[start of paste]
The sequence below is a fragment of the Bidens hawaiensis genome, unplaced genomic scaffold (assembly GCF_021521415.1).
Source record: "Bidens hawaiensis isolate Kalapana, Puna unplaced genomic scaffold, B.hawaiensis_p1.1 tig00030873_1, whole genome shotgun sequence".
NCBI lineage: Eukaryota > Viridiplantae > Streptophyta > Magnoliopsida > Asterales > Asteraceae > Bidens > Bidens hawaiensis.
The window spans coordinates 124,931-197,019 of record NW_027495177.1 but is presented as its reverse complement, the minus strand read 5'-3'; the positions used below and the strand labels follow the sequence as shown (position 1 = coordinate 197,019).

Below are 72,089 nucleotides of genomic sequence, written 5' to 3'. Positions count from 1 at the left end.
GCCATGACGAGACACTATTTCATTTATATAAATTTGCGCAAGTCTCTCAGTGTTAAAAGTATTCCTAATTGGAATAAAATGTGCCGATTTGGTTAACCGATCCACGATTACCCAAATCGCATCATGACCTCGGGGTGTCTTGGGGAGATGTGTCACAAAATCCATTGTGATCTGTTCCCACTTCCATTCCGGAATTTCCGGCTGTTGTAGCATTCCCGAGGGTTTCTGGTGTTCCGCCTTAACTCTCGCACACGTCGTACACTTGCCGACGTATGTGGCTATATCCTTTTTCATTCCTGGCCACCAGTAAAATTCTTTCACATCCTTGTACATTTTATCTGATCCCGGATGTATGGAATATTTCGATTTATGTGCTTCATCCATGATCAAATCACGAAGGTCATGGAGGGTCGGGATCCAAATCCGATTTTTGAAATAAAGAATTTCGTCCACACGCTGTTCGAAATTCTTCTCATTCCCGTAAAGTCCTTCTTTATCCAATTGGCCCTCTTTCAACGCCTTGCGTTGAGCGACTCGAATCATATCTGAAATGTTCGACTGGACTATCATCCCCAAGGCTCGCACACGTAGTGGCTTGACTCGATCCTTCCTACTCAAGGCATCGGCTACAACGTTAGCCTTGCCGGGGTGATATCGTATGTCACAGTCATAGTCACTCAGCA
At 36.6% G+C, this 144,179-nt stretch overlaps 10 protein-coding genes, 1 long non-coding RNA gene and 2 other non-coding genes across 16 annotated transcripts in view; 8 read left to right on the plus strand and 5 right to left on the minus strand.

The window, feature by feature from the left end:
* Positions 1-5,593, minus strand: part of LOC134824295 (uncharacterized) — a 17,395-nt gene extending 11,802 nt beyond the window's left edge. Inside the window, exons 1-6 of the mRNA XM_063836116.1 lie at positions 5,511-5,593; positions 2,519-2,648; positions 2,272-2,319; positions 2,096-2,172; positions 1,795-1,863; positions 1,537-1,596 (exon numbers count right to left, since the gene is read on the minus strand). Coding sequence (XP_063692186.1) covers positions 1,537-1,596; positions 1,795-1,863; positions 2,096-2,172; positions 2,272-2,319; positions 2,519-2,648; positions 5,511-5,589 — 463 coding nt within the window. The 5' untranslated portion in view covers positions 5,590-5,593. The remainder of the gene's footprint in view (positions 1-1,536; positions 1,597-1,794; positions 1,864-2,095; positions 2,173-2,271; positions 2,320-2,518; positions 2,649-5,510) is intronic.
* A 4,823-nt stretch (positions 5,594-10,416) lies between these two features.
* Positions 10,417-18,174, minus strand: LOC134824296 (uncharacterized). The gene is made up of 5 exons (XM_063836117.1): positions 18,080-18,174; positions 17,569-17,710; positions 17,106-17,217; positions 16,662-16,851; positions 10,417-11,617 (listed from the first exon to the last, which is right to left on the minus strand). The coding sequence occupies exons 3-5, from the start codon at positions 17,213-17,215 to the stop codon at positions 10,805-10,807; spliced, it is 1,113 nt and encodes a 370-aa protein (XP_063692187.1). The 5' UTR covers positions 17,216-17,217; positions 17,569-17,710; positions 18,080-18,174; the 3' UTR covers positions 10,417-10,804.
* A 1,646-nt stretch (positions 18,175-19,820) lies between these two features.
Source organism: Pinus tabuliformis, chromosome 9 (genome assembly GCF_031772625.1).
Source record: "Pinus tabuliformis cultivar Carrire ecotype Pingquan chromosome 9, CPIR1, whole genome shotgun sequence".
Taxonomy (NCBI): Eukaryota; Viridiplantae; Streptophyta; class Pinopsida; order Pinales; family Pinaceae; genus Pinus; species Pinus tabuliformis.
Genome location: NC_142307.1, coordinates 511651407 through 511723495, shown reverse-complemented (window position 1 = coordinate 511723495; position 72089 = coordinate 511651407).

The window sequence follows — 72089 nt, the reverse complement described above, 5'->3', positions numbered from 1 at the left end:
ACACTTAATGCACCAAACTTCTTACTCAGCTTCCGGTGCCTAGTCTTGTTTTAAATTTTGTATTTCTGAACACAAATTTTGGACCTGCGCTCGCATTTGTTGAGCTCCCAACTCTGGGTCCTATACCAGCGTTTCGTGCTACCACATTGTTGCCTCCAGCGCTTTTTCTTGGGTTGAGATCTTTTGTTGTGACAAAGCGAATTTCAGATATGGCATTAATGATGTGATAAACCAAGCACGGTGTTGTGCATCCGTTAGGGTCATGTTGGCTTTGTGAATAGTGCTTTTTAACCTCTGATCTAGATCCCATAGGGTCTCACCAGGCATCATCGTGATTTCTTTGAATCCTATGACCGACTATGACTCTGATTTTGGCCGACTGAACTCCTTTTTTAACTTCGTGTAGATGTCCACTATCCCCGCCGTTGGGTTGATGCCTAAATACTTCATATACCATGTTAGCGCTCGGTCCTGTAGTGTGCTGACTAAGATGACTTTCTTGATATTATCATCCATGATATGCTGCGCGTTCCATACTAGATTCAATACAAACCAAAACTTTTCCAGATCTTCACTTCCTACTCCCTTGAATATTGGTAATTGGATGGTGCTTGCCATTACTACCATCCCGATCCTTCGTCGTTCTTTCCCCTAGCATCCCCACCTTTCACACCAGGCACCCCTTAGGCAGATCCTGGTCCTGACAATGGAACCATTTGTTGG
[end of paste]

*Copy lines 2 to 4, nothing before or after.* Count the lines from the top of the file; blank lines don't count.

Source record: "Bidens hawaiensis isolate Kalapana, Puna unplaced genomic scaffold, B.hawaiensis_p1.1 tig00030873_1, whole genome shotgun sequence".
NCBI lineage: Eukaryota > Viridiplantae > Streptophyta > Magnoliopsida > Asterales > Asteraceae > Bidens > Bidens hawaiensis.
The window spans coordinates 124,931-197,019 of record NW_027495177.1 but is presented as its reverse complement, the minus strand read 5'-3'; the positions used below and the strand labels follow the sequence as shown (position 1 = coordinate 197,019).